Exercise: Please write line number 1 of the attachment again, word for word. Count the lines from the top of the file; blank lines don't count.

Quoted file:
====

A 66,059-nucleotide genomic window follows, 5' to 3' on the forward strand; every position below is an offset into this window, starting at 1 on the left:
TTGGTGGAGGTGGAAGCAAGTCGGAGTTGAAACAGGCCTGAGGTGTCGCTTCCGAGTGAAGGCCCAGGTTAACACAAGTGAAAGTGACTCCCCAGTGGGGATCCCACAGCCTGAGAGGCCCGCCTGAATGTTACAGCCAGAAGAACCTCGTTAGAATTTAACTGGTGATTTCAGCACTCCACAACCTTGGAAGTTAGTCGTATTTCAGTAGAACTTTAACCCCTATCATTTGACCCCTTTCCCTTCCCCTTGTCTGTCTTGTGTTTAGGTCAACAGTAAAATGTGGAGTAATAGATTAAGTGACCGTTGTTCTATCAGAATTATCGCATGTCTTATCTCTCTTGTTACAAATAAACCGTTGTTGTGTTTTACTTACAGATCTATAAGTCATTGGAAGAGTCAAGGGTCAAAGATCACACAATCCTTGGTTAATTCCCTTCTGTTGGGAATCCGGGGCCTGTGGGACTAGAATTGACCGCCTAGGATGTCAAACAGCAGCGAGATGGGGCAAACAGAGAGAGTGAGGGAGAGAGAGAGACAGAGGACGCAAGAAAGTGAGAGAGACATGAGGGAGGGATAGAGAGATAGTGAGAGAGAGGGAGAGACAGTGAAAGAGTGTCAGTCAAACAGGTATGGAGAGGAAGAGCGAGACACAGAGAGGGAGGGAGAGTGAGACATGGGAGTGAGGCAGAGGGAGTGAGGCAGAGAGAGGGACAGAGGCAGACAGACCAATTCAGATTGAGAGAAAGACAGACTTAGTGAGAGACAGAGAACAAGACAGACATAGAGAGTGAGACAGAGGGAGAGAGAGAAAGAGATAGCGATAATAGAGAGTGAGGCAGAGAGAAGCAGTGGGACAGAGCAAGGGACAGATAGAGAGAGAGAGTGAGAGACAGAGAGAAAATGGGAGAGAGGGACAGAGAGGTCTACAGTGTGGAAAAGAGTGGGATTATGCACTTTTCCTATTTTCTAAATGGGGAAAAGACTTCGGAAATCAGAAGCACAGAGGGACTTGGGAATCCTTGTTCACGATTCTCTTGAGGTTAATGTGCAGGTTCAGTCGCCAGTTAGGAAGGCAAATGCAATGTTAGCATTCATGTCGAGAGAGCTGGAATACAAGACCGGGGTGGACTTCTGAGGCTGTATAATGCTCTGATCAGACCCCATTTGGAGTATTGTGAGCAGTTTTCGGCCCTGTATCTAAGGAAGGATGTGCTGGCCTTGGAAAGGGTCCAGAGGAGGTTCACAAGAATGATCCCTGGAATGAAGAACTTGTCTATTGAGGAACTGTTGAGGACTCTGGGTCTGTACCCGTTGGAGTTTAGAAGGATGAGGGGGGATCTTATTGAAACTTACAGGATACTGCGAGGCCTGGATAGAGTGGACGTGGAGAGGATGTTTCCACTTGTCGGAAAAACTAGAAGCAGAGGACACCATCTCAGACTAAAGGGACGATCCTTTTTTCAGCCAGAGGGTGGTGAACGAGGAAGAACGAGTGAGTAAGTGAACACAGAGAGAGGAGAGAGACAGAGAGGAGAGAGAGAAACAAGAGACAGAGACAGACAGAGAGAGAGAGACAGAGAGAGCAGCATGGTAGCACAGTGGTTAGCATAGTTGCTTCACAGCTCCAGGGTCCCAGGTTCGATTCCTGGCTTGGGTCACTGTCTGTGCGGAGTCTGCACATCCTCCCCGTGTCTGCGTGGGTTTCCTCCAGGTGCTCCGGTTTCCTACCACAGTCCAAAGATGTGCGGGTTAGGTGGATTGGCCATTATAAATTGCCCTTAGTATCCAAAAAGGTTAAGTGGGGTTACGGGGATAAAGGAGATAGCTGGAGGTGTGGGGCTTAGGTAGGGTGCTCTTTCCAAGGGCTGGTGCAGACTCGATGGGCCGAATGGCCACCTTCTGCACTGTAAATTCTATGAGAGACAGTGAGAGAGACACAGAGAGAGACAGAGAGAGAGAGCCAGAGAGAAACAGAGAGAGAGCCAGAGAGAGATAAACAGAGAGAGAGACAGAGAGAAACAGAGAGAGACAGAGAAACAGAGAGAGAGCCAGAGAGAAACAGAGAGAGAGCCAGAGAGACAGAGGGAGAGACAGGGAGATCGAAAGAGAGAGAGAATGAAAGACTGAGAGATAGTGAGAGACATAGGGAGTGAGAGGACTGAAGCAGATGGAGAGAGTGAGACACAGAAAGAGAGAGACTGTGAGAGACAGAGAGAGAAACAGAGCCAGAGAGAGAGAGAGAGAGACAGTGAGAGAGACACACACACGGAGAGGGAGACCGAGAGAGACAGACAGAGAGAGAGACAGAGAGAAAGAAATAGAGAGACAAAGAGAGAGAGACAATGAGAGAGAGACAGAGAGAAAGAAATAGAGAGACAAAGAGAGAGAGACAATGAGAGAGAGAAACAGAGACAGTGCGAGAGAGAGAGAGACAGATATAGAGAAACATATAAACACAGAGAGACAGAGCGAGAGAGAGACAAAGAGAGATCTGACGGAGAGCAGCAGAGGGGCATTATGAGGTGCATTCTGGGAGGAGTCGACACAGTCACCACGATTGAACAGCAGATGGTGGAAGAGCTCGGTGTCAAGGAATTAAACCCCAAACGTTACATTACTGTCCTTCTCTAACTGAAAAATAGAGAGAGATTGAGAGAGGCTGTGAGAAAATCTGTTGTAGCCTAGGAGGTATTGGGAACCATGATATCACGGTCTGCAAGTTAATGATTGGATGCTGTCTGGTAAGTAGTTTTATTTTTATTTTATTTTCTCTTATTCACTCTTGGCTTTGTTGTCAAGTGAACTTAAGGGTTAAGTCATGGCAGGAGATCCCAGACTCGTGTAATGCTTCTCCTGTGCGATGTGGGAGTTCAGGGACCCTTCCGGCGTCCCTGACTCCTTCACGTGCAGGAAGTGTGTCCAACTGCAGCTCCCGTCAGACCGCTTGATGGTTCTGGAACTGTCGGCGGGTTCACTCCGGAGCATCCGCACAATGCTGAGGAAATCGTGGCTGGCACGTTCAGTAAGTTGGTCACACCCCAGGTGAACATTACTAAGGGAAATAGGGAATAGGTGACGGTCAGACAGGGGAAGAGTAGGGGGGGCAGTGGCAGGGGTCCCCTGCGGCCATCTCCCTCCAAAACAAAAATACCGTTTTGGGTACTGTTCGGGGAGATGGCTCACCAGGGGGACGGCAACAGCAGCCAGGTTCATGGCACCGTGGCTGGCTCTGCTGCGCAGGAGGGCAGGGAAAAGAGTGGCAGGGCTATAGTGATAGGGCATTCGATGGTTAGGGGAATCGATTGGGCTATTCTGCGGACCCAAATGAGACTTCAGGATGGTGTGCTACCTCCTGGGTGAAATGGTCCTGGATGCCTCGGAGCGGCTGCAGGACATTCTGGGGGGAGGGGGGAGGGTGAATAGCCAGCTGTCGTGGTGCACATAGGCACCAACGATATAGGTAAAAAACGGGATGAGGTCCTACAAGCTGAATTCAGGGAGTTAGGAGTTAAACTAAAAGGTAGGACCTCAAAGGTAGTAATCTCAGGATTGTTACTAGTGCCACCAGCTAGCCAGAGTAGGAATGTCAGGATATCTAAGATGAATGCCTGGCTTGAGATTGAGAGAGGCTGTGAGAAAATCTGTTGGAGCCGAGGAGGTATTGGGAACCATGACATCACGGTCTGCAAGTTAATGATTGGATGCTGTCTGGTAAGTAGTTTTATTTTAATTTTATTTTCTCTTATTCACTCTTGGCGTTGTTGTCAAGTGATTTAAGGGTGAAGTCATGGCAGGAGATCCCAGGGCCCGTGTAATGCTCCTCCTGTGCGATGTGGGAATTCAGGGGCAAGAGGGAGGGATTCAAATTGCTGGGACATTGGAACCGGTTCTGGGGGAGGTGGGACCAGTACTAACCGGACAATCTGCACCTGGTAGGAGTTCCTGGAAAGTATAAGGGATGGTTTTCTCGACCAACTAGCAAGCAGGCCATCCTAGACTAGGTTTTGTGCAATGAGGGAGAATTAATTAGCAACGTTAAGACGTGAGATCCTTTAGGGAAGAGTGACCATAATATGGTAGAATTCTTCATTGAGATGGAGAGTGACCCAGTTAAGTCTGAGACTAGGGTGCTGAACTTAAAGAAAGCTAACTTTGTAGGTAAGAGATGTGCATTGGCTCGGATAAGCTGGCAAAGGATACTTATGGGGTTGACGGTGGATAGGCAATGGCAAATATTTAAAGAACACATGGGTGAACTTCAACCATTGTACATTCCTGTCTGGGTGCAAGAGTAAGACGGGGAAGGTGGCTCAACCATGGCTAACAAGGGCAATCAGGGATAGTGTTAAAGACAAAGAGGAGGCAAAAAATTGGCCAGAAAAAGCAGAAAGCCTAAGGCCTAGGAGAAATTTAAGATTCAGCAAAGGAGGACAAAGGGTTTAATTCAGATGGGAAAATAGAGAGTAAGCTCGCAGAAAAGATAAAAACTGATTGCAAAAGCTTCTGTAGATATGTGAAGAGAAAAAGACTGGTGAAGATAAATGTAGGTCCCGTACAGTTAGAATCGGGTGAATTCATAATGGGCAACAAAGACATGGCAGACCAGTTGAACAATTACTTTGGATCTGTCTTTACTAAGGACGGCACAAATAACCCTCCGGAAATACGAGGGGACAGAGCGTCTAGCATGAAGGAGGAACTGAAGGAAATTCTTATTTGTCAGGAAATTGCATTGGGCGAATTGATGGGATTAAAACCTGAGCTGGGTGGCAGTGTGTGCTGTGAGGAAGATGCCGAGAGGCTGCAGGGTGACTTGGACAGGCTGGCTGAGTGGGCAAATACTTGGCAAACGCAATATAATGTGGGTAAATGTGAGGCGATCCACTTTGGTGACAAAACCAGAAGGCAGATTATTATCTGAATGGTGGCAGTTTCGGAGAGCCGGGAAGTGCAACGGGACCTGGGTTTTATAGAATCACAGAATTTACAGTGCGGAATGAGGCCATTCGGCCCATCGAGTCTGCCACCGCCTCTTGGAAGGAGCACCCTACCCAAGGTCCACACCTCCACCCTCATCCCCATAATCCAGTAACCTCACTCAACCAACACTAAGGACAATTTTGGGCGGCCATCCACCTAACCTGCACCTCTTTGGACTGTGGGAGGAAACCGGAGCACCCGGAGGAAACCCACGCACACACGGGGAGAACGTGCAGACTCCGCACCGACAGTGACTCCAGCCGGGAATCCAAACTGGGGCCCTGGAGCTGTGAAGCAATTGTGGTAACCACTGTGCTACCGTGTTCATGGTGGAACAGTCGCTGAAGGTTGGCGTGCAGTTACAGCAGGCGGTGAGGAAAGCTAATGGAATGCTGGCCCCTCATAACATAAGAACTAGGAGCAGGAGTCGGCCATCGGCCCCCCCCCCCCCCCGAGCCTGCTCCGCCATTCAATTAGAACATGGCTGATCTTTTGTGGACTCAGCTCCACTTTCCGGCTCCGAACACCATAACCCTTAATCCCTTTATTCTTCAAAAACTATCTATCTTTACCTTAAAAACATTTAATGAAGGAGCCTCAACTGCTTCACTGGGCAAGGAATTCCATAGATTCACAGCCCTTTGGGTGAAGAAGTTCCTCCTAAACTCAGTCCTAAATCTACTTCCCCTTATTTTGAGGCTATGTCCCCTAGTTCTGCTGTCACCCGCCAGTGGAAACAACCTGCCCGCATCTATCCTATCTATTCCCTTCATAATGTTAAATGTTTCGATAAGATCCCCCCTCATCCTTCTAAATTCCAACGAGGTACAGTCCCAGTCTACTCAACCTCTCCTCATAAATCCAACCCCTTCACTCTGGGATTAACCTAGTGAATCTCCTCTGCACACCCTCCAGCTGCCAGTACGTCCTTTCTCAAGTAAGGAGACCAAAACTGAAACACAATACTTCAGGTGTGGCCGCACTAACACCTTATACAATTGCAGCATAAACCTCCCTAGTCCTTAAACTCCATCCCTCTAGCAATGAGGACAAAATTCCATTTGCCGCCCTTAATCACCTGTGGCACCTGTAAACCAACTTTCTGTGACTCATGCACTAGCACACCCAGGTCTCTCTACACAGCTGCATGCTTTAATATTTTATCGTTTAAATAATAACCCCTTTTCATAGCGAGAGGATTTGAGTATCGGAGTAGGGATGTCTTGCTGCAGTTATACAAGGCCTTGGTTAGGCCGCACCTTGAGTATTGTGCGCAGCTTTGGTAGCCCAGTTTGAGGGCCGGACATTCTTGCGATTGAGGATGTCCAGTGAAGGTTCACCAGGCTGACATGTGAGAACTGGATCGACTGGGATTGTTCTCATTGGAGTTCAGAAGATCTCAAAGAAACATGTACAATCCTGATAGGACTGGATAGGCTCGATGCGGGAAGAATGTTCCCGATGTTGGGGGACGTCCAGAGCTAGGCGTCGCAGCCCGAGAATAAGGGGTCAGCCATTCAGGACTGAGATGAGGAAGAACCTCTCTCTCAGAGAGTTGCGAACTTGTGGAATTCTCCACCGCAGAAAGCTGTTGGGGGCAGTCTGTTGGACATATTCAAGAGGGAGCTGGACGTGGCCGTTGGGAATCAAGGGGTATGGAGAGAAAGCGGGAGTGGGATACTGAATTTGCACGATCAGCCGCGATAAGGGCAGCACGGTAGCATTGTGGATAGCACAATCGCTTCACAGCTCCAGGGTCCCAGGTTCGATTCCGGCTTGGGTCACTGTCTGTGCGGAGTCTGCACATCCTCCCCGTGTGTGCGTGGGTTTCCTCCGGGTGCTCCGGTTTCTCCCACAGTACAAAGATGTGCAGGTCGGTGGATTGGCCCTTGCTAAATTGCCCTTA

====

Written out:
A 66,059-nucleotide genomic window follows, 5' to 3' on the forward strand; every position below is an offset into this window, starting at 1 on the left: